To Incorporate or Not Incorporate a Medical/Dental Practice

Medical and dental practitioners may provide their services through a corporation registered and licensed in the province they provide these services.

Portrait of a BusinesswomanDr. Casey is a Urologist practicing in a smaller community in southern Ontario. She is 55, married and has two children attending university. Her annual income is approximately $400,000 after her medical practice expenses. Dr. Casey plans to retire in 10-15 years. She currently has $250,000 in RRSPs and $60,000 in non-registered funds. Her $1.0 million dollar home has a mortgage of $525,000.

Dr. Casey employs her husband as an administrative assistant and he earns $36,000. She contributes $22,000 annually to her RRSP and $7,200 to her husband’s RRSP. She has a combined tax payable of $140,900 and combined CPP payable of $7,800.

After taxes, CPP and RRSP contributions her remaining disposable income is $222,000 (and $29,000 in RRSP savings). Dr. Casey feels she will need approximately 70% of her current disposable income in retirement.

Claudio’s Recommendation:

Dr. Casey should incorporate her practice making her spouse and two adult children shareholders. Dr. Casey would own 100% of the voting shares, her spouse and two children would be issued a separate class of non-voting shares.

Dr. Casey will not pay salaries to anyone in the professional corporation (avoids paying $7,200 in CPP).

On $400,000 of income the corporation will pay approximately $66,000 in corporate taxes (current small business tax on first $500,000 of active business income). She will pay $38,000 in dividends to each child attracting only $450 for Ontario Health premiums and no income taxes. She will pay $82,000 in dividends to her husband and herself which will attract $18,000 of personal income taxes. These dividends after taxes will generate $222,000 equal to her current after tax disposable income.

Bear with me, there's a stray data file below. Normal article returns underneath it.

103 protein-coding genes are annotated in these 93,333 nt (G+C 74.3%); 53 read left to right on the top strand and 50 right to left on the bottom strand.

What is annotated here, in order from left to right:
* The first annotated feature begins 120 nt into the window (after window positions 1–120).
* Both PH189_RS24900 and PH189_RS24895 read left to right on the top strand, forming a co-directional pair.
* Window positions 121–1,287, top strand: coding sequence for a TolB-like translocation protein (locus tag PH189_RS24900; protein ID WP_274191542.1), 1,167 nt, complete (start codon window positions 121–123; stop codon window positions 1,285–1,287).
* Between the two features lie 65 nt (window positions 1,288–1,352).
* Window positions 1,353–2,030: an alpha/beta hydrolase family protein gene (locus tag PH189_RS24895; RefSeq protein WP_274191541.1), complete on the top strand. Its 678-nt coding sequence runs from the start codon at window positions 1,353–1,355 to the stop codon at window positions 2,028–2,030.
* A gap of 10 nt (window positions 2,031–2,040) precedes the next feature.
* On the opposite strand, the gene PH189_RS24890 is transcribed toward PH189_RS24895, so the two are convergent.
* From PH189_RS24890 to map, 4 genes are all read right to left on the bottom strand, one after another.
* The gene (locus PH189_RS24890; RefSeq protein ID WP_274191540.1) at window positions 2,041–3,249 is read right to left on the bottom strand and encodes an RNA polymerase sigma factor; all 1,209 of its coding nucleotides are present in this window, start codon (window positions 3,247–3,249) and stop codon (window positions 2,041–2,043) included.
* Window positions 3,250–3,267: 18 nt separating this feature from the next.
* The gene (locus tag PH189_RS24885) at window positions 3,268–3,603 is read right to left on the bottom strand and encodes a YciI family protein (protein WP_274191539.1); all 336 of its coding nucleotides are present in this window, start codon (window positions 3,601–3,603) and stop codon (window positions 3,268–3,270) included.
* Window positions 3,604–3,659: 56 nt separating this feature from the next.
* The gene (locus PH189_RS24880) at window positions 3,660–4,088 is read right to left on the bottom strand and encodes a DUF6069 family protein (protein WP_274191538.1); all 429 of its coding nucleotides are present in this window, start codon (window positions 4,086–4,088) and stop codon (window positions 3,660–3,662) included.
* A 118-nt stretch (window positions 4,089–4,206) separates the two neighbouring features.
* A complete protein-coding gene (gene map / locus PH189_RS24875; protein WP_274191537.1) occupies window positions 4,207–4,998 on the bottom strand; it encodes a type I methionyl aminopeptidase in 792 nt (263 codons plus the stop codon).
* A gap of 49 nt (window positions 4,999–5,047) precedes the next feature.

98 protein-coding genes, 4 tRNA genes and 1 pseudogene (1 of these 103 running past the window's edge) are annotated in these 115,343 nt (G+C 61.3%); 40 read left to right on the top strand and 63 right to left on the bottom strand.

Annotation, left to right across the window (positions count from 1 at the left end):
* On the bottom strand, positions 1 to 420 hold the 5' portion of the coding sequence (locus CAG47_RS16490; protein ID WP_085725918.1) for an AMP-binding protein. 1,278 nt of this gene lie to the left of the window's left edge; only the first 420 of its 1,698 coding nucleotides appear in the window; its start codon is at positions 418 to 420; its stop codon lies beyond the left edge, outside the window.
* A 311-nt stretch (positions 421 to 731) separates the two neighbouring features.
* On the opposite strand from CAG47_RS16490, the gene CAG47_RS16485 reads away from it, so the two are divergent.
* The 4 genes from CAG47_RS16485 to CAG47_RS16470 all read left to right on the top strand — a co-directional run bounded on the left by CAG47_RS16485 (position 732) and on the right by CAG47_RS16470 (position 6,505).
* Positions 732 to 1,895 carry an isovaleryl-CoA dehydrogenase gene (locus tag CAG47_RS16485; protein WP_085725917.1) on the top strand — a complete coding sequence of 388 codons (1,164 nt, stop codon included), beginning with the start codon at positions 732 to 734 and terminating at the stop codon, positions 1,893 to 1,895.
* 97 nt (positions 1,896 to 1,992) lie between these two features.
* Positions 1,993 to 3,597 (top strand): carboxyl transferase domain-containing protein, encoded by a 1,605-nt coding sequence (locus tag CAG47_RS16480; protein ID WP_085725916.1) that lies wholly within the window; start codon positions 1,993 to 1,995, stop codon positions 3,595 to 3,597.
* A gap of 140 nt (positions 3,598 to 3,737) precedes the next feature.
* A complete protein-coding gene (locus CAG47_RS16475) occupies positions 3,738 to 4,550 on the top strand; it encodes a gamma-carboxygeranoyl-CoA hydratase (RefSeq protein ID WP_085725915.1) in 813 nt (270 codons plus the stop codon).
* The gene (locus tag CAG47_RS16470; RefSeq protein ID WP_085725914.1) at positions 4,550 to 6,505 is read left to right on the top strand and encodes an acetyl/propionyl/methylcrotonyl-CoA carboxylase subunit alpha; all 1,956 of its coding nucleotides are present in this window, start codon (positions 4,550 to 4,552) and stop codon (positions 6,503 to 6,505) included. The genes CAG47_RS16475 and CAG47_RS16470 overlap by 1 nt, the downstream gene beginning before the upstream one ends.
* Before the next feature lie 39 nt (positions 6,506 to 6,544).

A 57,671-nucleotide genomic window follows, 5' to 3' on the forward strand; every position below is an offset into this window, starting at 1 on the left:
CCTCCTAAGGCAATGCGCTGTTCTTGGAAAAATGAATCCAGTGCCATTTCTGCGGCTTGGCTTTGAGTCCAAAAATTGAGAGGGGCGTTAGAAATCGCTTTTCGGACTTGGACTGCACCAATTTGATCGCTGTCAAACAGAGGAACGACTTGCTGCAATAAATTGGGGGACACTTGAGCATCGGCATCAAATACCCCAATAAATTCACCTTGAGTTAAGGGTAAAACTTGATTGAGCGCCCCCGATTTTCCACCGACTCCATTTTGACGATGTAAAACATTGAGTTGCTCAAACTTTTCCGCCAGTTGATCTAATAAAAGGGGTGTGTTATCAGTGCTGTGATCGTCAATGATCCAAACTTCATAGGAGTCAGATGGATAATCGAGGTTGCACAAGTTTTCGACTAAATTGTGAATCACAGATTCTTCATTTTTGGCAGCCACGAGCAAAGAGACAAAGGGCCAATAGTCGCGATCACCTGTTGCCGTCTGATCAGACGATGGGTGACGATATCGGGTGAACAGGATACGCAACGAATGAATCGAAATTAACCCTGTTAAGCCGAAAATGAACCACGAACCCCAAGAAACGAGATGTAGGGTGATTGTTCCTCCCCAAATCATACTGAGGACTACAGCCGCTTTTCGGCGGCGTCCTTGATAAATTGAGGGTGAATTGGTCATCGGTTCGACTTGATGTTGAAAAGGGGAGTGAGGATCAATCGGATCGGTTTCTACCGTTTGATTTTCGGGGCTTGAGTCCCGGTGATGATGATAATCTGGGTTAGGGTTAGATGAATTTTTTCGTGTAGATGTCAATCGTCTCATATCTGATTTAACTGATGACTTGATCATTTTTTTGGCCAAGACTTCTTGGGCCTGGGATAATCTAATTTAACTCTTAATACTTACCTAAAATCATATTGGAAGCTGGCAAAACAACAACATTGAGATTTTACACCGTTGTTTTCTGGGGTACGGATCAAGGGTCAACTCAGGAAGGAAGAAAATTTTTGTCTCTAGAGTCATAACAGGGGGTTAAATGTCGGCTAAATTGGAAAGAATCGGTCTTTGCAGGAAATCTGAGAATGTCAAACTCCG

After corporate taxes and dividends, the corporation will have $93,000 of retained earnings each year to fund her retirement plan as opposed to $29,000 in a RRSP (combined). Future withdrawals from these retained earnings in the corporation can receive preferential tax treatment, whereas withdrawals from the RRSP are 100% taxable as regular income.

Once the children complete collage and are earning their own income, Dr. Casey will have to pay more corporate taxes but will still save $62,000 annually in comparison to $29,000 in RRSPs, a $33,000 annual pure tax savings. Dr. Casey has enhanced her retirement assets by approximately $622,000 in principal alone.

Dr. Casey has effectively doubled her annual retirement savings just by implementing a more effective tax strategy allowing her to achieve her retirement goal.

Contact Claudio

Claudio Piron CPA, CA, CFP®, CSWP, TEP
Senior Investment funds Advisor
Insurance Advisor

HollisWealth Insurance Agency Ltd.
4 Director Court, Suite 110
Vaughn, Ontario, L4l 3Z5
Phone: 905 712 9302
Fax: 905 712 9330

Mutual Fund Dealers Association of Canada